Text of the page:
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Unpaid Internships: Rewarding or Exploiting?

Nicole Ramlogan

As many of you know, internships are a part of college, and they are very helpful in helping students pick their future careers.  Internships look really good on your resumes when looking for jobs.

One thing that concerns students when looking for internships is the kind of experience they will gain from them and if they will get paid for their work or not. When students sign up for internships, they are devoting a lot of their time to the companies they will be working for. Although they will not get paid a salary like employees of a regular full-time job, they are still supposed to get some money for their work. Working in an internship without pay is considered exploiting; there have been many debates over this, namingly in a recent New York Times article, which came to the conclusion that, even if it’s not a weekly or bi-weekly paycheck, interns should get some sort of reimbursement. Re-imbursement can be in the form of school credit or a travel or lunch stipend.

I spoke with Alice Baumer, the is the associate director of Cooperative Education. At C.W. Post, Baumer gave me a lot of helpful information and cleared up many questions that I had about the Co-op program. The first, and most important, fact was that the Co-op program offers all students an opportunity to gain valuable work experience that helps them work towards their major, and it’s available for students to apply for as early as freshman year. Most of the opportunities at C.W. Post are paid positions, so student will be able to earn some money.

At the Co-op and Career Services Office, there are also co-op counselors to assist you in finding the right internship for you and to help you reach an agreement between the employer and yourself, so you are not being exploited. They are very dedicated to making sure that the students at C.W. Post have the best experiences throughout their entire internships and are not sold short. All of the employers that students are assigned to have been screened by the co-op counselors, so they are very knowledgeable on whom they assign students to.

Co-op internships are zero credit on transcripts, so, as students, we don’t have to pay any extra money for the internships we choose to go with. Most importantly, the name of the companies that you choose to work for will appear on your transcript. The companies are not local companies that you don’t hear of; they can vary from local government offices to MTV, so there are a wide variety of companies to choose from. There is also no limit on how many internships you wish to do over your college career.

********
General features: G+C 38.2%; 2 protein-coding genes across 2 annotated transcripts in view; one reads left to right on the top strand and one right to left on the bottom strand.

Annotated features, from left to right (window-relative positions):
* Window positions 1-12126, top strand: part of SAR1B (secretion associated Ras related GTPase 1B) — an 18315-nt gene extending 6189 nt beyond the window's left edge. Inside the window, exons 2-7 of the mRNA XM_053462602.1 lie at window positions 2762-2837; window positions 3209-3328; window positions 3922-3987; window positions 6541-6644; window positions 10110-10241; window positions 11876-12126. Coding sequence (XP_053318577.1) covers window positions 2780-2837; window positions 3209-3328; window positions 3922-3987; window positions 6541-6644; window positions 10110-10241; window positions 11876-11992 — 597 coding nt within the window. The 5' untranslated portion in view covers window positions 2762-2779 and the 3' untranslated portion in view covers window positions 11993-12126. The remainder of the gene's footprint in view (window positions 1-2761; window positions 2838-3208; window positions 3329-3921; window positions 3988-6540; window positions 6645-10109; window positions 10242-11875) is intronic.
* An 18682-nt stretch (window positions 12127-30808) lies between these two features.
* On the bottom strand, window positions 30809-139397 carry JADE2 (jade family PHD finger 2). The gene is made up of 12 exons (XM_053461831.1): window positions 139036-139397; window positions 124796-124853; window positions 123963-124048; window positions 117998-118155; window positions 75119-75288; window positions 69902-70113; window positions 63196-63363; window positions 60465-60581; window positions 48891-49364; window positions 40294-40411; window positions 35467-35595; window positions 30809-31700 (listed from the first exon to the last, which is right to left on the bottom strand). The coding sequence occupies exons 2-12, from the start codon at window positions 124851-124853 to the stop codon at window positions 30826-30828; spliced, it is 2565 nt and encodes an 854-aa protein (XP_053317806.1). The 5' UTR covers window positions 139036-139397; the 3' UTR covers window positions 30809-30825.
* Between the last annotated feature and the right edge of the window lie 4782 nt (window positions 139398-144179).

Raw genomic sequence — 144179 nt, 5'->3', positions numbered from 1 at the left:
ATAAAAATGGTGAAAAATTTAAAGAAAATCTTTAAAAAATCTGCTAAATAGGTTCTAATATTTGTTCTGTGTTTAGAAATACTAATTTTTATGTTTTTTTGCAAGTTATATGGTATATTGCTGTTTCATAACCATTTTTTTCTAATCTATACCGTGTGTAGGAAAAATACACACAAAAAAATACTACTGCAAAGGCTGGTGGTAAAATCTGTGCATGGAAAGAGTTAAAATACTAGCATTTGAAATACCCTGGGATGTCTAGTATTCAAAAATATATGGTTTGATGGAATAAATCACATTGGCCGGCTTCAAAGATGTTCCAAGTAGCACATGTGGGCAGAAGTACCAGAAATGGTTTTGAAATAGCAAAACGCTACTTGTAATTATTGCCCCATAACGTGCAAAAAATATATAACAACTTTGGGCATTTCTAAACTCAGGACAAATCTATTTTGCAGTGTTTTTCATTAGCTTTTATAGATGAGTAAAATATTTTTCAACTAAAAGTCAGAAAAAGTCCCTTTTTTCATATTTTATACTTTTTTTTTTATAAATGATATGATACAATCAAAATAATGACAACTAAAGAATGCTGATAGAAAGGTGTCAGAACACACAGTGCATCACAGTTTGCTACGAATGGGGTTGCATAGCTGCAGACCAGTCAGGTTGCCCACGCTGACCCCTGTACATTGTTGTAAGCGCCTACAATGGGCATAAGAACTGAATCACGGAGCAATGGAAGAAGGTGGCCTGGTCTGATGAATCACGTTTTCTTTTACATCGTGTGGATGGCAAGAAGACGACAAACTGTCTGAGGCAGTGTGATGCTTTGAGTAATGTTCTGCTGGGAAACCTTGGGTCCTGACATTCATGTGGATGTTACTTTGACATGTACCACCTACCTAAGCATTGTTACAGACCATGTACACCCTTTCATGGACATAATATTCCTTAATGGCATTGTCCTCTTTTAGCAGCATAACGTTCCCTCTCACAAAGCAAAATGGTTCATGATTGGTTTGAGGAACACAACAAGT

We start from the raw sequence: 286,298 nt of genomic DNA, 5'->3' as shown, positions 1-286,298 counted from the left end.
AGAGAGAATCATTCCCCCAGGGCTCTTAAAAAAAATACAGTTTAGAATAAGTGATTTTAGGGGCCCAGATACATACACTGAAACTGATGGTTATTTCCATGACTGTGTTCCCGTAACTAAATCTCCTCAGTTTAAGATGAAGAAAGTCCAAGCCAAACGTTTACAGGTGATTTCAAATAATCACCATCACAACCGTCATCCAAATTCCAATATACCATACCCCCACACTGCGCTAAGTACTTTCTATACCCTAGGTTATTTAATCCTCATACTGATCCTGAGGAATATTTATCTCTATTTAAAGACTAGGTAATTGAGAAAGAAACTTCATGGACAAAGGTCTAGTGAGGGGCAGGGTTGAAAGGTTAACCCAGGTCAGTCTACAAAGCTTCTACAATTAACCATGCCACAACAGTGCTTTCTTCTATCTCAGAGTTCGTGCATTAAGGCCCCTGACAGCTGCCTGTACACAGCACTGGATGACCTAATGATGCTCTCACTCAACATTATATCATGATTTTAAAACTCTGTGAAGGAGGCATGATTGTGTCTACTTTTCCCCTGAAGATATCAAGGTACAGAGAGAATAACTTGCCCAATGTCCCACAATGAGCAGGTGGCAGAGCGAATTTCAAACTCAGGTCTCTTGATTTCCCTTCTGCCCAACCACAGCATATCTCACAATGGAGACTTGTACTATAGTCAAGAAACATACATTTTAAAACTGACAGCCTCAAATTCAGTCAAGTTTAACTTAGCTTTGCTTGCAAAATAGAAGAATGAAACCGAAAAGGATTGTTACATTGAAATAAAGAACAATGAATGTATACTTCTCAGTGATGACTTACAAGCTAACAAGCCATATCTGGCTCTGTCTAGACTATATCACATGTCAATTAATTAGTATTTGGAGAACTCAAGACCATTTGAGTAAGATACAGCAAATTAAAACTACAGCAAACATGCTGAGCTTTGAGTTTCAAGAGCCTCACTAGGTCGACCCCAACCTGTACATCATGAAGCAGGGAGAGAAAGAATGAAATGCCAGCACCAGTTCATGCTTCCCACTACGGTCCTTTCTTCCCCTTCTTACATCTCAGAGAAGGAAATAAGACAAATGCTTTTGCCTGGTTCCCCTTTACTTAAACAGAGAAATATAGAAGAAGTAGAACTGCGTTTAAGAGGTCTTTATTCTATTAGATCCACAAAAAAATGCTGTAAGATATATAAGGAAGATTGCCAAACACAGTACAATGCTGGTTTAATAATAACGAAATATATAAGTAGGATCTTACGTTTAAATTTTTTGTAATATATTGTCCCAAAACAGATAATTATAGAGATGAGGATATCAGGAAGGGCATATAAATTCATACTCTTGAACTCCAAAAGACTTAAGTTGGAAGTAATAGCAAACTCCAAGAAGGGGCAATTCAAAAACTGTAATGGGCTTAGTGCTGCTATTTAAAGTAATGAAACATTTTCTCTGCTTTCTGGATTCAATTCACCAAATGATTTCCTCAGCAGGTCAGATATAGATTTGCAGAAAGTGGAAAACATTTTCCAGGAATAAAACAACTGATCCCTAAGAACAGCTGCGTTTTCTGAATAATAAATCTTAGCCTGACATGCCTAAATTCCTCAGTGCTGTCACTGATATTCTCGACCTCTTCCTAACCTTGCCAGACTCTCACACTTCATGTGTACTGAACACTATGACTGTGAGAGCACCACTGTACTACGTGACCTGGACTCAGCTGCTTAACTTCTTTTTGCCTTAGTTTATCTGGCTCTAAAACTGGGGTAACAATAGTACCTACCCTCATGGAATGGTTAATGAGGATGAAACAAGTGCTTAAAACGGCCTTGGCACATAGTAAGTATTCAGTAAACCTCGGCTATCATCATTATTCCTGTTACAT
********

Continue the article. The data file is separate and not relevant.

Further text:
Baumer said that there is a program to help you find your job. “The Cooperative Educations and Internship Office also offers the Experience Enriched Education (EEE) seminar every semester. It’s a free, zero-credit seminar that teaches resume writing, interview skills, workplace etiquette and how to find an internship. These are offered in the middle of each semester and are an hour long for a total of four weeks.”

Personally, I was very interested in doing one or two internships before I graduate, and I did not know where to start. After speaking with Alice Baumer and getting more information, I am very interested in doing an internship now. I think everyone should do at least one internship before he or she graduates. It looks great on your transcripts, and employers will be looking to see that you have experience in the area you choose to go into. We also don’t have to pay for these internships, which makes it even better because, as college students, we are on a budget.

All of the co-op counselors are trained experts in their fields and are more than willing to help you find the right internship for you. They will make sure that you have a great experience as well.

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